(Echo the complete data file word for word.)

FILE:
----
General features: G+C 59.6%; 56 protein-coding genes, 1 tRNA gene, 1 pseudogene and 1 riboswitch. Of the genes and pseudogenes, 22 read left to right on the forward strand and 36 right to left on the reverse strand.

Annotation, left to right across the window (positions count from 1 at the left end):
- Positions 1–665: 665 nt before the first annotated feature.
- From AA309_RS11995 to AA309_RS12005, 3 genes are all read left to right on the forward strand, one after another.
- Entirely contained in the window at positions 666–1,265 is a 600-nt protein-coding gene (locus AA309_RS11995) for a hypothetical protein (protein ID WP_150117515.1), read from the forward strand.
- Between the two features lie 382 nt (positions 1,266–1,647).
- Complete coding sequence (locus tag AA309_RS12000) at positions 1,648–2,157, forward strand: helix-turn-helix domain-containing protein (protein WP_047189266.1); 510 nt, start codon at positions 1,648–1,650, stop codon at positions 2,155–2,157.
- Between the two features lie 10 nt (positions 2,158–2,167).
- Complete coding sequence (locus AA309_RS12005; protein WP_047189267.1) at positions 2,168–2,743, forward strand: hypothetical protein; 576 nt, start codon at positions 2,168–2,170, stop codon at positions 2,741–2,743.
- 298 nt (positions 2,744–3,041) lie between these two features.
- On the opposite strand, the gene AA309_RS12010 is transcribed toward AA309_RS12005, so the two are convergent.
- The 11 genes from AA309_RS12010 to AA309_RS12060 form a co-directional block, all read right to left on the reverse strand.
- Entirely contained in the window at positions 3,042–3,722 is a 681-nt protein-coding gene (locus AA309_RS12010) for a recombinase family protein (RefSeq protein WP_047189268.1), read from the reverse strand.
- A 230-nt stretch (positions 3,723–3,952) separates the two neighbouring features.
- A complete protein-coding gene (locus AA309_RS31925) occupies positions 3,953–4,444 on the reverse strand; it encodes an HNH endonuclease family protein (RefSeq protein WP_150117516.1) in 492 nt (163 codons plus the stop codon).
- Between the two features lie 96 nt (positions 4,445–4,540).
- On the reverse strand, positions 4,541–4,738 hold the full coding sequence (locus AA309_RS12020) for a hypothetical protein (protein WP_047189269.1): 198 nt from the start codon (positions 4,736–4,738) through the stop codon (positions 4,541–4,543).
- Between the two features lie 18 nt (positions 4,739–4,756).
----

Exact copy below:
General features: G+C 59.6%; 56 protein-coding genes, 1 tRNA gene, 1 pseudogene and 1 riboswitch. Of the genes and pseudogenes, 22 read left to right on the forward strand and 36 right to left on the reverse strand.

Annotation, left to right across the window (positions count from 1 at the left end):
- Positions 1–665: 665 nt before the first annotated feature.
- From AA309_RS11995 to AA309_RS12005, 3 genes are all read left to right on the forward strand, one after another.
- Entirely contained in the window at positions 666–1,265 is a 600-nt protein-coding gene (locus AA309_RS11995) for a hypothetical protein (protein ID WP_150117515.1), read from the forward strand.
- Between the two features lie 382 nt (positions 1,266–1,647).
- Complete coding sequence (locus tag AA309_RS12000) at positions 1,648–2,157, forward strand: helix-turn-helix domain-containing protein (protein WP_047189266.1); 510 nt, start codon at positions 1,648–1,650, stop codon at positions 2,155–2,157.
- Between the two features lie 10 nt (positions 2,158–2,167).
- Complete coding sequence (locus AA309_RS12005; protein WP_047189267.1) at positions 2,168–2,743, forward strand: hypothetical protein; 576 nt, start codon at positions 2,168–2,170, stop codon at positions 2,741–2,743.
- 298 nt (positions 2,744–3,041) lie between these two features.
- On the opposite strand, the gene AA309_RS12010 is transcribed toward AA309_RS12005, so the two are convergent.
- The 11 genes from AA309_RS12010 to AA309_RS12060 form a co-directional block, all read right to left on the reverse strand.
- Entirely contained in the window at positions 3,042–3,722 is a 681-nt protein-coding gene (locus AA309_RS12010) for a recombinase family protein (RefSeq protein WP_047189268.1), read from the reverse strand.
- A 230-nt stretch (positions 3,723–3,952) separates the two neighbouring features.
- A complete protein-coding gene (locus AA309_RS31925) occupies positions 3,953–4,444 on the reverse strand; it encodes an HNH endonuclease family protein (RefSeq protein WP_150117516.1) in 492 nt (163 codons plus the stop codon).
- Between the two features lie 96 nt (positions 4,445–4,540).
- On the reverse strand, positions 4,541–4,738 hold the full coding sequence (locus AA309_RS12020) for a hypothetical protein (protein WP_047189269.1): 198 nt from the start codon (positions 4,736–4,738) through the stop codon (positions 4,541–4,543).
- Between the two features lie 18 nt (positions 4,739–4,756).